I’m not a gambler. When I spend a weekend in Vegas, I’m more concerned about gluttony than greed. I love spending money on nice dinners and drinks, but you won’t catch me playing with a machine that’s designed specifically to separate me from my hard-earned dollars. That’s bad ROI.
I feel the same way about the lottery. A lotto ticket is as much a waste of my time as those “great deals” emails from retailers where they only offer a 10% discount (A slap in the face, in my opinion). Because I know that, even if I win some money here and there while playing, I’m still losing money in the long run. I might have a degree in English, but this isn’t difficult math.
I bring this up because, the other day, somebody asked “If you won the lottery, what would you do with the money?” The Powerball had gotten up to $2 billion or something, and everyone around me was debating getting a lotto ticket—you know, just in case math didn’t apply that day.
I was not about to buy a ticket, but sure, I can play in the imagination sandbox. Who doesn’t like hypotheticals, right? So a world where I suddenly come into a bunch of money…
Yeah, I’d disappear. You would never hear from me again. Like Enya.
I wouldn’t fake my own death or anything wild like that. I’d take care of my affairs, then…poof. Now you see me, now you don’t. I’d want that ancient vampire energy—just wandering the earth, visiting places I’ve never been, experiencing the cultures, not staying in one spot too long. The thought of people never quite knowing where I am or what I’m doing sounds peaceful, and I’d like to think it would be fun for them having such a mystery. I heard she was in Kyoto a month ago, they’d say.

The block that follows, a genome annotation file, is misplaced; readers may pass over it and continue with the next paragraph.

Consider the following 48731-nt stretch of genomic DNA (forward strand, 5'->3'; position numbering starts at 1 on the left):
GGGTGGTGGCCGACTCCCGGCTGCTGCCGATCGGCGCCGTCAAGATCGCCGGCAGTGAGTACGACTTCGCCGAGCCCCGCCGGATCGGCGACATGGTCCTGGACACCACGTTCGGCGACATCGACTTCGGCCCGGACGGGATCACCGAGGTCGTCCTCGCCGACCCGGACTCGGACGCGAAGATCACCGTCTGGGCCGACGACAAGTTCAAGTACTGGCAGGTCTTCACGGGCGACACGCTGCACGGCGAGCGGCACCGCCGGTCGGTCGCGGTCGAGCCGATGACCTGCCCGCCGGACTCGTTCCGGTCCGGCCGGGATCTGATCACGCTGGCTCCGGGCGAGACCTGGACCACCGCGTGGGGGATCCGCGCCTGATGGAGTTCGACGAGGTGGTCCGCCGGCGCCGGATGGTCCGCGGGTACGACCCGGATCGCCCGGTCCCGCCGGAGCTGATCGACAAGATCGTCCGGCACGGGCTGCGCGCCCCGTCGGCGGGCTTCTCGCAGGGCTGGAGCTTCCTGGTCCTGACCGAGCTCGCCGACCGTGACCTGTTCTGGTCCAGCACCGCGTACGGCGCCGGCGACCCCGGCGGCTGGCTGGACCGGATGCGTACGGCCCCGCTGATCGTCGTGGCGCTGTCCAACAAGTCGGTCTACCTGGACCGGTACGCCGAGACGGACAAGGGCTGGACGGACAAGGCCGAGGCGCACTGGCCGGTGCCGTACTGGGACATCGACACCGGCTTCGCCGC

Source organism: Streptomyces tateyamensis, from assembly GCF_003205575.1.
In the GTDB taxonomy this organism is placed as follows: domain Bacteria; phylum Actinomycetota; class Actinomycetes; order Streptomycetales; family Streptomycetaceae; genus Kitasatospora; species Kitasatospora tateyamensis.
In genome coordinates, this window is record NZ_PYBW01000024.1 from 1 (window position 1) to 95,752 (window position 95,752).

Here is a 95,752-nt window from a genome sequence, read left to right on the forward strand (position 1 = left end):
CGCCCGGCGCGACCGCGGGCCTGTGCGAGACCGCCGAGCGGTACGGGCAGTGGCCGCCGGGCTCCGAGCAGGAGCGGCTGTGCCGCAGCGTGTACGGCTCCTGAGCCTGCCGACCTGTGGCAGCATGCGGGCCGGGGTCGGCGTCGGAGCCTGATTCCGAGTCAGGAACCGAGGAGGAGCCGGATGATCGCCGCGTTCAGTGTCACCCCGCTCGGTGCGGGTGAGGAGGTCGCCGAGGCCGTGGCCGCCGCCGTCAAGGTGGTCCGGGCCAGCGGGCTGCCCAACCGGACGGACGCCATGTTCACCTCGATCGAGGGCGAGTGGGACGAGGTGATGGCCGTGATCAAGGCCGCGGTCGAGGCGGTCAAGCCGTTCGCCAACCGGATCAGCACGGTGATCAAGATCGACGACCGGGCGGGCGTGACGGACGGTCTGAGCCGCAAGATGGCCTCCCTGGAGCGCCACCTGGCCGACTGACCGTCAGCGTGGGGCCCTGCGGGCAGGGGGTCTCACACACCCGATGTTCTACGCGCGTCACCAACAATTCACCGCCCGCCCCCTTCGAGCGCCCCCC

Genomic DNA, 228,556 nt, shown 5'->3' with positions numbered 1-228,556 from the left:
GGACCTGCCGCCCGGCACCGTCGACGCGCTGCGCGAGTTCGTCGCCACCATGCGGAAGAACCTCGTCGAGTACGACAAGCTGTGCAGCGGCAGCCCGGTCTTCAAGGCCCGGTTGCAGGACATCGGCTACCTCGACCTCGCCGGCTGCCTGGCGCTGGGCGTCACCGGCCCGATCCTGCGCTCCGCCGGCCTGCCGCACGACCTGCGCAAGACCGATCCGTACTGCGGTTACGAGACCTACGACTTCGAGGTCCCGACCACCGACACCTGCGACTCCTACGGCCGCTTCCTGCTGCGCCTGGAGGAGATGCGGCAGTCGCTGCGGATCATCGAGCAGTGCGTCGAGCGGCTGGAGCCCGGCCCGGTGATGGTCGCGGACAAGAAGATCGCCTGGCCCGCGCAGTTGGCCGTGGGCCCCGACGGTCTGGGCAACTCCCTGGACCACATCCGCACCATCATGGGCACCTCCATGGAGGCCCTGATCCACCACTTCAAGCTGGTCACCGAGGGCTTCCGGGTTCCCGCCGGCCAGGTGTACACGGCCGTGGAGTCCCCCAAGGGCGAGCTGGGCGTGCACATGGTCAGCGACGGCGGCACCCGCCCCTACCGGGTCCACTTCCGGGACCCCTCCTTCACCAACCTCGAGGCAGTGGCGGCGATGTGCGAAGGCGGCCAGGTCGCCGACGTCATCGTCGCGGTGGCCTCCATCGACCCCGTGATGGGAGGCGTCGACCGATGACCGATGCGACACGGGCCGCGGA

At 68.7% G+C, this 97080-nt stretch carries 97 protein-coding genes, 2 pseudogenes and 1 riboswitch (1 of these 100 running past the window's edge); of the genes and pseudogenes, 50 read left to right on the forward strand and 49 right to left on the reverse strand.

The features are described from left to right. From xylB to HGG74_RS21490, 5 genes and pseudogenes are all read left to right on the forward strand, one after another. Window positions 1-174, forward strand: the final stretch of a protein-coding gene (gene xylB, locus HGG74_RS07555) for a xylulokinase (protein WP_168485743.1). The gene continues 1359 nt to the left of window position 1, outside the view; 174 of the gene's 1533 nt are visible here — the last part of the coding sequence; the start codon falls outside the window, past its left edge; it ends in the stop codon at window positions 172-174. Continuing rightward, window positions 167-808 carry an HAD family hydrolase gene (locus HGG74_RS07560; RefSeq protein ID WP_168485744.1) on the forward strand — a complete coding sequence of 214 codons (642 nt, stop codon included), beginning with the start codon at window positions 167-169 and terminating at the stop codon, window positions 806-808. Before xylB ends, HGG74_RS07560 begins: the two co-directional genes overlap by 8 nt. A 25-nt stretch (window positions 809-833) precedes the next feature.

Frankly, I don’t understand why more rich people don’t do that. Like…you got your bag, so go live your life. Why do you feel the need to run your mouth and seek attention from the populace? You could be sitting on a remote beach and not having a care in the world. Or reading a book and idly observing chatter in a cafe where no one recognizes you. How is that not the ultimate goal?
“Wow, so you’re saying you wouldn’t give any money to friends and family…or charity?”
Of course, I would. No one should hoard that much wealth. But you have to be careful because one of the things that happens to lotto winners is they start getting sued for dumb things or having to pay off long-lost cousins who start coming out of the woodwork. That doesn’t sound fun to me. So I’d do my disappearing act, then send mysterious envelopes full of money to the people and organizations I care about. With no return address, that is, because I don’t want them to find me.
Now, that’s a nice life right there.
I’m still not buying a lottery ticket, though.